Interviews come in all shapes and sizes: Sometimes you are with one interviewer, and other times it is with a group of other candidates. There are ‘informal’ coffee dates and invitations to a remote interview via Zoom. No matter what the format, we will give you the low down on what it takes to succeed.
Traditional face to face in person interview
This is an interview that you will face most often. The initial interview could be with a recruiter or directly with the employer. Prior to the interview, it is imperative to do research and have questions ready to ask. Make sure you are dressed for success; you only have one chance to make a great first impression. Remember that 'on time' is running late. Make sure you arrive early and take a moment to breathe. Once in the interview, you will usually answer a series of questions that are designed to work out if you are a good fit for the role on offer.
The rules of the face-to-face interview apply to the video interview. Research the role on offer as well as the company. Dress for success and be on time to the video ‘waiting room’ – again, first impressions count. Video interviews are now commonplace and a regular part of the job interview process. Make sure you find a quiet (and clean) location, and test the equipment to make sure the audio and video are working. When the interview starts, try a ‘digital handshake’. This is where you look at the camera then lean slightly forward with shoulders & eyes focusing ahead. Then nod your head in a slow, confident, deliberate gesture without breaking eye contact.
‘informal’ coffee catch up
Make no mistake, this is still an interview. The rules of job interviewing still apply here! You may not need to dress in a pants or skirt suit but this is not the time to be turning up straight from Pilates in your workout gear. Coffee spots can be very noisy so get there early to grab a well-positioned table away from the crowds and the noise. Keep your drink order simple – please do not order the double soy mocha latte with a dash of vanilla. Skip the foamy top, a milk mustache is not a good way to be remembered. Go for a simple tea or coffee – remember the meeting is about connecting via conversation.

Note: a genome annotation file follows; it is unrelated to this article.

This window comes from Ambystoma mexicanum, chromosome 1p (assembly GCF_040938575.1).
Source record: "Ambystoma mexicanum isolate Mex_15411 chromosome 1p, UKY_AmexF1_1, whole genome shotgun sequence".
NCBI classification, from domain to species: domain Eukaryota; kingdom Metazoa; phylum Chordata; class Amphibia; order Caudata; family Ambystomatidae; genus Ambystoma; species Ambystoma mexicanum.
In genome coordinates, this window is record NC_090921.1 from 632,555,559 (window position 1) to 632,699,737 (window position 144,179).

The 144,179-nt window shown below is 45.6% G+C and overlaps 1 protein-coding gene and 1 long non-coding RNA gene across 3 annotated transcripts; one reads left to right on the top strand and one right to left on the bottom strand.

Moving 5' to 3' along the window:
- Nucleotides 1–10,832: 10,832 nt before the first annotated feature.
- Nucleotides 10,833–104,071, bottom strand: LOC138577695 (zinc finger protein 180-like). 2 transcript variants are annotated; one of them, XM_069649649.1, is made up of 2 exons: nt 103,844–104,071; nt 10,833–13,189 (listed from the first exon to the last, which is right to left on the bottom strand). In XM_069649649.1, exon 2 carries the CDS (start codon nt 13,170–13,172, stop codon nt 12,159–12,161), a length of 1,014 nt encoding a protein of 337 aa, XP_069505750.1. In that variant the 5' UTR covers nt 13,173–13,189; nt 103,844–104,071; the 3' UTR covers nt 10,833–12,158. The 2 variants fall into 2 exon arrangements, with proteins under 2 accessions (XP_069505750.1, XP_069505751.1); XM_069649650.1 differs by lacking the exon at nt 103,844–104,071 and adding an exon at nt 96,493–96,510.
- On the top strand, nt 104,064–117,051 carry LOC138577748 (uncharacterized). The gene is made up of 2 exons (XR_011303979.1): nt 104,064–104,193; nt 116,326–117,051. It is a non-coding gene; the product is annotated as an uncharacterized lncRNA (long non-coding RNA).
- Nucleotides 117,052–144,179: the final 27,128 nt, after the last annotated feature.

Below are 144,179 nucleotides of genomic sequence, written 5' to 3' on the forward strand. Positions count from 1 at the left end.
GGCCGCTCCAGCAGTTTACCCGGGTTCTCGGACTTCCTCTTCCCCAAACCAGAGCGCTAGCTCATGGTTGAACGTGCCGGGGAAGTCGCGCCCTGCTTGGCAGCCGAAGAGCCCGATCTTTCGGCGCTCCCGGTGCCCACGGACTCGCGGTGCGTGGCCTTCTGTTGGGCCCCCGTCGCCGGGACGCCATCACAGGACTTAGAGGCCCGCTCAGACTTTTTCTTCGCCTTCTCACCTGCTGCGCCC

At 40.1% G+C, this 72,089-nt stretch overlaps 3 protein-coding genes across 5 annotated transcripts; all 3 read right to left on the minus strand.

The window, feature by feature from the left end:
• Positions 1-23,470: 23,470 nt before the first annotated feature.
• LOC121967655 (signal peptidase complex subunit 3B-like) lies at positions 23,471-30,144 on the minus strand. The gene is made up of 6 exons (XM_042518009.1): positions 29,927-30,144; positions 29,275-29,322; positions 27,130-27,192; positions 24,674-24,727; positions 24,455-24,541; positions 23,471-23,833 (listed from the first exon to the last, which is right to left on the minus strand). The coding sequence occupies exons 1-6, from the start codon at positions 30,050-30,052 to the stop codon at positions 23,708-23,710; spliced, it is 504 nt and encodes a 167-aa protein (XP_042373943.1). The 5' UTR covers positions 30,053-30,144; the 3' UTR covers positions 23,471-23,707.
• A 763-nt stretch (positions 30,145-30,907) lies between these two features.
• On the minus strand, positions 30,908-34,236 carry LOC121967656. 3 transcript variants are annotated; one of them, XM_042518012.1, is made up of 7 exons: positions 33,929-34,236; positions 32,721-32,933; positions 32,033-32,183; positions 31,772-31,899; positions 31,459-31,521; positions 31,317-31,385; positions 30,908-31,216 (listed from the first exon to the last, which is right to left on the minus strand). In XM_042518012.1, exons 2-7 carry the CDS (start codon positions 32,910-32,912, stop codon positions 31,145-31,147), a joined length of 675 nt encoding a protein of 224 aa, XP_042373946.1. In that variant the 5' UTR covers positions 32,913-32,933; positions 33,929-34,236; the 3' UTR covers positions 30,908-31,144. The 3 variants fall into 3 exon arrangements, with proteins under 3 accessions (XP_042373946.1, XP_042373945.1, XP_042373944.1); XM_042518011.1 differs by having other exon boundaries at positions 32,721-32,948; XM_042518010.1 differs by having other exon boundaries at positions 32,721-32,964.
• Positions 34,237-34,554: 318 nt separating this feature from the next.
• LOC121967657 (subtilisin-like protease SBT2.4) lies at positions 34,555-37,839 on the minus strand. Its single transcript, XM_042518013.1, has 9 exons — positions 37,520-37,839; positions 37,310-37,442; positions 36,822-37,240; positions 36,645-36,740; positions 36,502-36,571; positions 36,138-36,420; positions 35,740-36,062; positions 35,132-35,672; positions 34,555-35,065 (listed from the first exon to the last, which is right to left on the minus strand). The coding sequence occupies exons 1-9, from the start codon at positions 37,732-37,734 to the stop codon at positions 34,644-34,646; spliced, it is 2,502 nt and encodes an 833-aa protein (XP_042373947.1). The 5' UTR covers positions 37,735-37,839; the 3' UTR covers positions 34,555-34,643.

Has a potential employer requested a phone interview? This call is typically considered a first-round screening to see if you are a fit to attend a full interview. Nailing this interview is key to making it to the next round. You will need to prepare just as you would for an in-person interview. However, there are some key adjustments to the telephone format. Whilst you may not have to dress to impress for this one, it does not hurt to get into the right mindset by being dressed up to add to your confidence level. It is hard to sound like you will rock the job when you are wearing your PJ pants. Like the video interview, it is vital that you find yourself in a quiet and comfortable location. And you will need to ensure that your location offers reliable phone reception. One other tip – try to answer the call on the second or third ring – it will start the telephone call off strong!
Group interviews may not be that common. But you can find them in sales roles and at times when a company is hiring multiple people for the same role or when a company is trying to expedite the interview process. The question is, how do you stand out from the crowd? One great tip is to involve everyone. Whilst other candidates may be your competition, they can assist you to stand out. Remembering their names and addressing them by name can make you appear like a leader.
A one-on-one interview has the ability to produce sweaty palms. Now imagine the sweat when there are four or five people on a panel interviewing you! Typically, the panel interviewers represent different areas of a company. Because of this, they will consider your resume and responses differently. Initial introductions with the panel are vital and will set the scene for how the interview unfolds. Make sure to use their names where possible to incorporate their department into your answers. This will demonstrate to you have remembered their role in the company and that you have a great memory for details.